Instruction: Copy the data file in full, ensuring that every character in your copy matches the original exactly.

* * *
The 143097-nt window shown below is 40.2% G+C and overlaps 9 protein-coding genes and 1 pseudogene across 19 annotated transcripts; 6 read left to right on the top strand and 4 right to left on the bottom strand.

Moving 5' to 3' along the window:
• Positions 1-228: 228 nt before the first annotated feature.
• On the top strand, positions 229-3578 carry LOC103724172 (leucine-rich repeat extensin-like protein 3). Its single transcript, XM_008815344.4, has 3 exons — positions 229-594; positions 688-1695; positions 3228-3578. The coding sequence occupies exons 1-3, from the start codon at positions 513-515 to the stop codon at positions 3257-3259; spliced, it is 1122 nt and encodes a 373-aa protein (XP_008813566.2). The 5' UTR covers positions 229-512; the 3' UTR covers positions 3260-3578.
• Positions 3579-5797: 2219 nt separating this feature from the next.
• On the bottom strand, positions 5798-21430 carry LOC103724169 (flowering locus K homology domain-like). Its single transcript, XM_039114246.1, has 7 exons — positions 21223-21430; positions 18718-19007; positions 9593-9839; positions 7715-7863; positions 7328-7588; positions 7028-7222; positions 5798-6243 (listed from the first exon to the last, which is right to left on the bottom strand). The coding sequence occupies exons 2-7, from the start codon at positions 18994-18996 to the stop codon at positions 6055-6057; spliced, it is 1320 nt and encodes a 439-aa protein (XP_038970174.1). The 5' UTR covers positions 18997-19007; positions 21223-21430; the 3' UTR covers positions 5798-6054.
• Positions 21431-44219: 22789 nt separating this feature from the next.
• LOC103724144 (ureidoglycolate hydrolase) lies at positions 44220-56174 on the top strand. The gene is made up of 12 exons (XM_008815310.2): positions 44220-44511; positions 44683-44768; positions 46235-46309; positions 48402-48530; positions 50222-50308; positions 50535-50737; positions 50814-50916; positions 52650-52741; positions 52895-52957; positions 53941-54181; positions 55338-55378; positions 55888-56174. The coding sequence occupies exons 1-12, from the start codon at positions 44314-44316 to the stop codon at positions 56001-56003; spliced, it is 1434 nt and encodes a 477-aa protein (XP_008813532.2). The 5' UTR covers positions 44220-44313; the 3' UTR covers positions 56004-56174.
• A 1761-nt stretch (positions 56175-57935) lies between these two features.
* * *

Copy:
The 143097-nt window shown below is 40.2% G+C and overlaps 9 protein-coding genes and 1 pseudogene across 19 annotated transcripts; 6 read left to right on the top strand and 4 right to left on the bottom strand.

Moving 5' to 3' along the window:
• Positions 1-228: 228 nt before the first annotated feature.
• On the top strand, positions 229-3578 carry LOC103724172 (leucine-rich repeat extensin-like protein 3). Its single transcript, XM_008815344.4, has 3 exons — positions 229-594; positions 688-1695; positions 3228-3578. The coding sequence occupies exons 1-3, from the start codon at positions 513-515 to the stop codon at positions 3257-3259; spliced, it is 1122 nt and encodes a 373-aa protein (XP_008813566.2). The 5' UTR covers positions 229-512; the 3' UTR covers positions 3260-3578.
• Positions 3579-5797: 2219 nt separating this feature from the next.
• On the bottom strand, positions 5798-21430 carry LOC103724169 (flowering locus K homology domain-like). Its single transcript, XM_039114246.1, has 7 exons — positions 21223-21430; positions 18718-19007; positions 9593-9839; positions 7715-7863; positions 7328-7588; positions 7028-7222; positions 5798-6243 (listed from the first exon to the last, which is right to left on the bottom strand). The coding sequence occupies exons 2-7, from the start codon at positions 18994-18996 to the stop codon at positions 6055-6057; spliced, it is 1320 nt and encodes a 439-aa protein (XP_038970174.1). The 5' UTR covers positions 18997-19007; positions 21223-21430; the 3' UTR covers positions 5798-6054.
• Positions 21431-44219: 22789 nt separating this feature from the next.
• LOC103724144 (ureidoglycolate hydrolase) lies at positions 44220-56174 on the top strand. The gene is made up of 12 exons (XM_008815310.2): positions 44220-44511; positions 44683-44768; positions 46235-46309; positions 48402-48530; positions 50222-50308; positions 50535-50737; positions 50814-50916; positions 52650-52741; positions 52895-52957; positions 53941-54181; positions 55338-55378; positions 55888-56174. The coding sequence occupies exons 1-12, from the start codon at positions 44314-44316 to the stop codon at positions 56001-56003; spliced, it is 1434 nt and encodes a 477-aa protein (XP_008813532.2). The 5' UTR covers positions 44220-44313; the 3' UTR covers positions 56004-56174.
• A 1761-nt stretch (positions 56175-57935) lies between these two features.